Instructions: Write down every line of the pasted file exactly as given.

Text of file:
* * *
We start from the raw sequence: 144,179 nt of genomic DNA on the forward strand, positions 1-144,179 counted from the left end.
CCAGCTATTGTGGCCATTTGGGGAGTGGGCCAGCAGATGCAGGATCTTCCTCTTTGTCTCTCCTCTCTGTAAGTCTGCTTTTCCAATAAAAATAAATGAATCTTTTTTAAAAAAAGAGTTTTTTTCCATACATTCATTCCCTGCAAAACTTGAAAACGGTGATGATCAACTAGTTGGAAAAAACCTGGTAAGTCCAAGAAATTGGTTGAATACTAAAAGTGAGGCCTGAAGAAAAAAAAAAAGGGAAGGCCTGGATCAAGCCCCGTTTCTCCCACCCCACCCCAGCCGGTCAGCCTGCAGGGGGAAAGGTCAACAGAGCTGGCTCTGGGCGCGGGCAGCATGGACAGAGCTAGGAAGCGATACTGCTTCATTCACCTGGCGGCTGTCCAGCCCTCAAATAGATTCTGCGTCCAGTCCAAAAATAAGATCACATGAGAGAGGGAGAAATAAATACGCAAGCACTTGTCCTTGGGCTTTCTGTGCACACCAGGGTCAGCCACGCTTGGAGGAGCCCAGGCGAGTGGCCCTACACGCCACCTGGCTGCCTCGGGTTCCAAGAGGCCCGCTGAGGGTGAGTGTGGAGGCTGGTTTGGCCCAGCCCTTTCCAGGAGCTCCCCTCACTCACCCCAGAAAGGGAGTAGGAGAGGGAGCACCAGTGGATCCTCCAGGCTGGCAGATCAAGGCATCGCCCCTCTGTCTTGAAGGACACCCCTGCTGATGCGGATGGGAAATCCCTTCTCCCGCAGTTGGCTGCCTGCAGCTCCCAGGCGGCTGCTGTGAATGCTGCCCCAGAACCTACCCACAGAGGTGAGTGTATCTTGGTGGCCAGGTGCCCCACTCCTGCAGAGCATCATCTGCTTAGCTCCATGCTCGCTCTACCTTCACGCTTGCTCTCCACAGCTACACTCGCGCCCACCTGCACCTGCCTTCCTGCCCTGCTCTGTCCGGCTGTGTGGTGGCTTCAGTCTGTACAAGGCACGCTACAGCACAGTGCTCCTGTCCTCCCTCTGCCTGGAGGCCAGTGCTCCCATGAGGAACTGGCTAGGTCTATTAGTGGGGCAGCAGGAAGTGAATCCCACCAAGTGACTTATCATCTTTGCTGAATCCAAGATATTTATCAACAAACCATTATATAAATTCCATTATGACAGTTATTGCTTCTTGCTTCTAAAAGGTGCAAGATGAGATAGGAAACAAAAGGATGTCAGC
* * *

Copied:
We start from the raw sequence: 144,179 nt of genomic DNA on the forward strand, positions 1-144,179 counted from the left end.
CCAGCTATTGTGGCCATTTGGGGAGTGGGCCAGCAGATGCAGGATCTTCCTCTTTGTCTCTCCTCTCTGTAAGTCTGCTTTTCCAATAAAAATAAATGAATCTTTTTTAAAAAAAGAGTTTTTTTCCATACATTCATTCCCTGCAAAACTTGAAAACGGTGATGATCAACTAGTTGGAAAAAACCTGGTAAGTCCAAGAAATTGGTTGAATACTAAAAGTGAGGCCTGAAGAAAAAAAAAAAGGGAAGGCCTGGATCAAGCCCCGTTTCTCCCACCCCACCCCAGCCGGTCAGCCTGCAGGGGGAAAGGTCAACAGAGCTGGCTCTGGGCGCGGGCAGCATGGACAGAGCTAGGAAGCGATACTGCTTCATTCACCTGGCGGCTGTCCAGCCCTCAAATAGATTCTGCGTCCAGTCCAAAAATAAGATCACATGAGAGAGGGAGAAATAAATACGCAAGCACTTGTCCTTGGGCTTTCTGTGCACACCAGGGTCAGCCACGCTTGGAGGAGCCCAGGCGAGTGGCCCTACACGCCACCTGGCTGCCTCGGGTTCCAAGAGGCCCGCTGAGGGTGAGTGTGGAGGCTGGTTTGGCCCAGCCCTTTCCAGGAGCTCCCCTCACTCACCCCAGAAAGGGAGTAGGAGAGGGAGCACCAGTGGATCCTCCAGGCTGGCAGATCAAGGCATCGCCCCTCTGTCTTGAAGGACACCCCTGCTGATGCGGATGGGAAATCCCTTCTCCCGCAGTTGGCTGCCTGCAGCTCCCAGGCGGCTGCTGTGAATGCTGCCCCAGAACCTACCCACAGAGGTGAGTGTATCTTGGTGGCCAGGTGCCCCACTCCTGCAGAGCATCATCTGCTTAGCTCCATGCTCGCTCTACCTTCACGCTTGCTCTCCACAGCTACACTCGCGCCCACCTGCACCTGCCTTCCTGCCCTGCTCTGTCCGGCTGTGTGGTGGCTTCAGTCTGTACAAGGCACGCTACAGCACAGTGCTCCTGTCCTCCCTCTGCCTGGAGGCCAGTGCTCCCATGAGGAACTGGCTAGGTCTATTAGTGGGGCAGCAGGAAGTGAATCCCACCAAGTGACTTATCATCTTTGCTGAATCCAAGATATTTATCAACAAACCATTATATAAATTCCATTATGACAGTTATTGCTTCTTGCTTCTAAAAGGTGCAAGATGAGATAGGAAACAAAAGGATGTCAGC